jQuery Grids and Responsive Web Design

Damyan Petev / Friday, April 12, 2013

Responsive Web Design and jQuery GridsResponsive Web Design has been abuzz for some time now. In case you just now clash with the term, it’s a web design approach aimed at crafting sites to provide an optimal viewing experience across a wide range of devices. Basically, a CSS3 / JavaScript / jQuery powered  site that adjusts itself to better suit the screen it’s on, with the added bonus of keeping a single code base. What’s not to like? Well besides it’s often abbreviated ‘RWD’ which outside of the IT fields stands for Rear-wheel drive, so slightly confusing for people into both.. but that’s a minor issue. Other than that, it’s pretty awesome, but also sometimes hard to implement – some elements of a Web app simply don’t handle well squishing into smaller spaces. Complicated enterprise applications might even require quite a bit of extra work – and as you know with Ignite UI we want to help you get the extra work out of the way! And what do heavy business apps use? Grids, of course!

Now, how do you imagine a big table with a few columns and at least a few hundred rows is to fit in portrait mode on tablets and event more so on phones? The limited space calls for some changes and I’m quite excited to tell you your jQuery Grids will soon (and I mean soon – 13.1 is right around the corner) be equipped with the Responsive feature, ready to fit right into your RWD site! Do I hear clapping? Yeah, that’s not some simple data table we are talking about here – a full-fledged, feature-packed jQuery Data Grid and its Hierarchical version – they can do so much you might as well just make a whole app out of them. A responsive app!

Lastly, if you are in for a quick start with the whole toolset and related concepts you can Get Started Learning Ignite UI Today! The more you know, the more exciting this will be.

What can it do for you and what can you do with Responsive!

The main star of the Responsive feature is allowing you to know in what ‘state’ the app is running and define separate grid and column settings for each to make the best of whatever space you have. For example only do a few major columns for a phone view, some more for a tablet:

The Ignite UI Grid with 3 columns visible in phone modeThe Ignite UI Grid in tablet mode

And the all the extra stuff when you have the space:

The Ignite UI Grid with all columns visible in desktop mode

The feature allows you to trigger column visibility based on CSS classes – with a slight nod towards those familiar with or already using popular responsive UI frameworks like Twitter Bootstrap. The RWD Grid comes with 3 modes (mode recognizers if you will, we can work on the naming), that are used to match predefined or custom states ( such as ‘phone’, ‘tablet’ and desktop). Mode Recognizers if you will, but we can work on the naming:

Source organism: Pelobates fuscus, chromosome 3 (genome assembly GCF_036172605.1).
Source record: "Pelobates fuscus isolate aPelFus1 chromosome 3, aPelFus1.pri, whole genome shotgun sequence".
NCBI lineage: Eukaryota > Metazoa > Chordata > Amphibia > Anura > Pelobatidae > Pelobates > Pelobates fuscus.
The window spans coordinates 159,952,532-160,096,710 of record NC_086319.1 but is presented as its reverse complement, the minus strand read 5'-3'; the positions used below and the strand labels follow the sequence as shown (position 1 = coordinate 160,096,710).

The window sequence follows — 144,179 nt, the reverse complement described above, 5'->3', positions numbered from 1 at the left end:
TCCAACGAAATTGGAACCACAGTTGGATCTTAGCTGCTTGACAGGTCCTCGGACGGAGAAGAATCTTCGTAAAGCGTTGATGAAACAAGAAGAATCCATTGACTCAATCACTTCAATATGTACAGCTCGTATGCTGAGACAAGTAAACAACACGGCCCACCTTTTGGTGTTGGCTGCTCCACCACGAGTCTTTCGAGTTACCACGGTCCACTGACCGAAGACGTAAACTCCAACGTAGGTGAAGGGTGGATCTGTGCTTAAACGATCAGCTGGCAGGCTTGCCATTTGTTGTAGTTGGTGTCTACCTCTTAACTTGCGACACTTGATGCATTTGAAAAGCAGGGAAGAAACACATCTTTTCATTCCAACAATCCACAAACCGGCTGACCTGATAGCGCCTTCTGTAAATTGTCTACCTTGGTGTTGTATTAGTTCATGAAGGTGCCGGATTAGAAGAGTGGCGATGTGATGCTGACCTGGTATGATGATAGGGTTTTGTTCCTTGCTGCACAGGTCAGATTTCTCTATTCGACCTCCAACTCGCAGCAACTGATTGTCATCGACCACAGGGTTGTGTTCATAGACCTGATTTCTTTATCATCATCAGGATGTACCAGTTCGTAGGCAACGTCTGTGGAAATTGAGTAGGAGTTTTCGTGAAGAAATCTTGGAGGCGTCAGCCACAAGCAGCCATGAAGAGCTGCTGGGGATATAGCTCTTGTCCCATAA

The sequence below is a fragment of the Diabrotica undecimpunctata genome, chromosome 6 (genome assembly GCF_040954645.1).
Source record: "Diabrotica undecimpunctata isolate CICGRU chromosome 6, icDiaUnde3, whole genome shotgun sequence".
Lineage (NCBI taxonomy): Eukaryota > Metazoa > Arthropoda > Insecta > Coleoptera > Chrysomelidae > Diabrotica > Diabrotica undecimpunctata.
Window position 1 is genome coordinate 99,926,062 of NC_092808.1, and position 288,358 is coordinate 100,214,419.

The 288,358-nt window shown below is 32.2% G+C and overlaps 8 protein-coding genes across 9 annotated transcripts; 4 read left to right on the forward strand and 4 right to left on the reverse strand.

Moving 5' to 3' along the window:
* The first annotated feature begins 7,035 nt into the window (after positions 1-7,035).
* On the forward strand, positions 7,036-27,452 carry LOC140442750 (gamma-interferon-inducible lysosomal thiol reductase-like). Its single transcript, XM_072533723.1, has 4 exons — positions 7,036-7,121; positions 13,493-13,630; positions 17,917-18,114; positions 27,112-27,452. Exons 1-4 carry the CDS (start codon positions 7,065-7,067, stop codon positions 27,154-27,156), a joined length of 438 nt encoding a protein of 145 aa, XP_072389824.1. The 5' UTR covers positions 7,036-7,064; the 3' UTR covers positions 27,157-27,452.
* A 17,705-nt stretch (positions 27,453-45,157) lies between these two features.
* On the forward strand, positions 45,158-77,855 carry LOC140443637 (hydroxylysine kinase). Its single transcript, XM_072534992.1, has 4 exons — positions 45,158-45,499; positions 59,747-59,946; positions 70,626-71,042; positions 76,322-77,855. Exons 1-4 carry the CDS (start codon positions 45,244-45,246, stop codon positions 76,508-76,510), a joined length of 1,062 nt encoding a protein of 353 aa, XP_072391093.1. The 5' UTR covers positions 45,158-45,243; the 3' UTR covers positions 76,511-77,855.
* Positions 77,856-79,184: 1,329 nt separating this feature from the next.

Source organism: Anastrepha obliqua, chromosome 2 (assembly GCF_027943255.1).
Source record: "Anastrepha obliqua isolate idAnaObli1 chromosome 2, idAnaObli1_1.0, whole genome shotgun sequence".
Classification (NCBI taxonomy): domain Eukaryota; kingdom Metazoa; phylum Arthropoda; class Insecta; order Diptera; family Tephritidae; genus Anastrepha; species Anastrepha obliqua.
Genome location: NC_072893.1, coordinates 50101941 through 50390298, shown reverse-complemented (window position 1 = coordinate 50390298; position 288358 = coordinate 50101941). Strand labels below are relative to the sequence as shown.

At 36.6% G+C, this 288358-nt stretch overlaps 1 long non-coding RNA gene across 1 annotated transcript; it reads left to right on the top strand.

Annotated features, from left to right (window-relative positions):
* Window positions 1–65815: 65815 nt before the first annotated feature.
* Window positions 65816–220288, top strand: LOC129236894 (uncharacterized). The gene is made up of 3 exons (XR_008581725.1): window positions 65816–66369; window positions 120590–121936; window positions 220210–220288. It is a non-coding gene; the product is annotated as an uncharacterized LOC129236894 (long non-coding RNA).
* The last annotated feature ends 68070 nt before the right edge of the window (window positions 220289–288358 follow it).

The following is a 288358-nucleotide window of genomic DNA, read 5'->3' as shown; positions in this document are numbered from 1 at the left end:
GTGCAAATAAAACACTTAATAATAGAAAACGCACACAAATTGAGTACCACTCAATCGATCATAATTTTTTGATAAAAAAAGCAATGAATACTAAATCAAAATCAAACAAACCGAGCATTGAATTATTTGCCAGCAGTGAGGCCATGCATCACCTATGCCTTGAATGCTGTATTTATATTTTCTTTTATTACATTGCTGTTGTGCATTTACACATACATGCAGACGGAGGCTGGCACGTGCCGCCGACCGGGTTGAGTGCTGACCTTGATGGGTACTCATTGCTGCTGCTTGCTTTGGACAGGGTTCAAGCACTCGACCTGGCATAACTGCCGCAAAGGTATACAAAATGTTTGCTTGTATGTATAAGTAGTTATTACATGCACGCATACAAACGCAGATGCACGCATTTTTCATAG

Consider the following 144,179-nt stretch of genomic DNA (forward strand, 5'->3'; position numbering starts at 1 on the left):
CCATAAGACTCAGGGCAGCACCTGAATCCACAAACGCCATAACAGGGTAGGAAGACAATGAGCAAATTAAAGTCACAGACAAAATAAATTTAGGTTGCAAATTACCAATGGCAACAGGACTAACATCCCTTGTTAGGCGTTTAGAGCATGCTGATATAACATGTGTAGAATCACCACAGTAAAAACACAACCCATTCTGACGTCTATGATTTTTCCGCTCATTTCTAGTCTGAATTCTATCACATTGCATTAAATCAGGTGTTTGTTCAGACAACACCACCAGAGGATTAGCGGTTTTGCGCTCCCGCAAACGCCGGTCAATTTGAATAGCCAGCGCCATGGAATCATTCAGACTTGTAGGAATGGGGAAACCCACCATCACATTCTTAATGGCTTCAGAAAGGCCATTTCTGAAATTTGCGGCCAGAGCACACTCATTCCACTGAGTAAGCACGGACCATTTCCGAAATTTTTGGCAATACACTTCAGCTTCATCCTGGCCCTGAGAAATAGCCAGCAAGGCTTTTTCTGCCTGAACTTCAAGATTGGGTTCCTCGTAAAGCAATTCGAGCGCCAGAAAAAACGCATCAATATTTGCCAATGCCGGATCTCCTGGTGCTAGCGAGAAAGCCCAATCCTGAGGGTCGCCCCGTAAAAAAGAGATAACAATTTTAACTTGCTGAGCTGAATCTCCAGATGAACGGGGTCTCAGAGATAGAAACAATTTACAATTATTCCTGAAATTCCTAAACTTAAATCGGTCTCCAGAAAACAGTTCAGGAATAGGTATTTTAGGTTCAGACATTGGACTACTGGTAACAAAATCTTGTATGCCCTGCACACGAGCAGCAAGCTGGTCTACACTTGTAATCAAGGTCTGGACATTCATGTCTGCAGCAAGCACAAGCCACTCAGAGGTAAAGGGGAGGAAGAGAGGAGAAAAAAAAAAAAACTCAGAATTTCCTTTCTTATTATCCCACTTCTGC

• Responsive mode – the base
  • Infragistics mode
  • Bootstrap mode

The base implementation looks at the window width, but the Infragistics and Bootstrap profiles rely on CSS3 media classes through a set of classes. Actually here is where Bootstrap comes with their set of media queries and specific classes, that many of you should find familiar. It’s not as simple as putting CSS classes on table cells, though! The igGrid is way too complex for that, but the Responsive feature does the next best thing – hiding columns thought the API methods and detecting when to do that using the class on a test element. I actually love this technique, because that’s how you do a ‘matchMedia’ polyfill (because most mobile browsers support media queries, but not 'matchMedia') and I always thought it was super clever workaround. But anyways, the point is that though CSS you can define when columns will be visible and the grid will do the rest for you. I’ll actually just include a shot of the Twitter Bootstrap description that should be clear enough:

Twitter Bootstrap's Responsive utility classes

Basically what you do is have you classes in CSS - the ones that come with Bootstrap as above, or the ones from Ignite UI CSS that are pretty much the same, but with out usual “ui-“ prefix, so it’s “ui-visible-phone” and so on. Basically, you need the classes in there – if you are using Bootstrap – great, you can reuse, otherwise we will provide you with them. Those classes are assigned in the column settings on the feature (remember, they are for the test element only) and it really is as simple as adding the Responsive feature to your grid with settings similar to this:

features : [{
name : 'Responsive',
columnSettings : [{
columnKey : 'name',
classes: "ui-visible-phone"

Or you can even configure visibility though simple properties that match the mode’s profiles:

// ...
features : [{
name : 'Responsive',
columnKey : 'BusinessEntityID',
configuration: {
phone: {
hidden: true
// ...

A Template for every occasion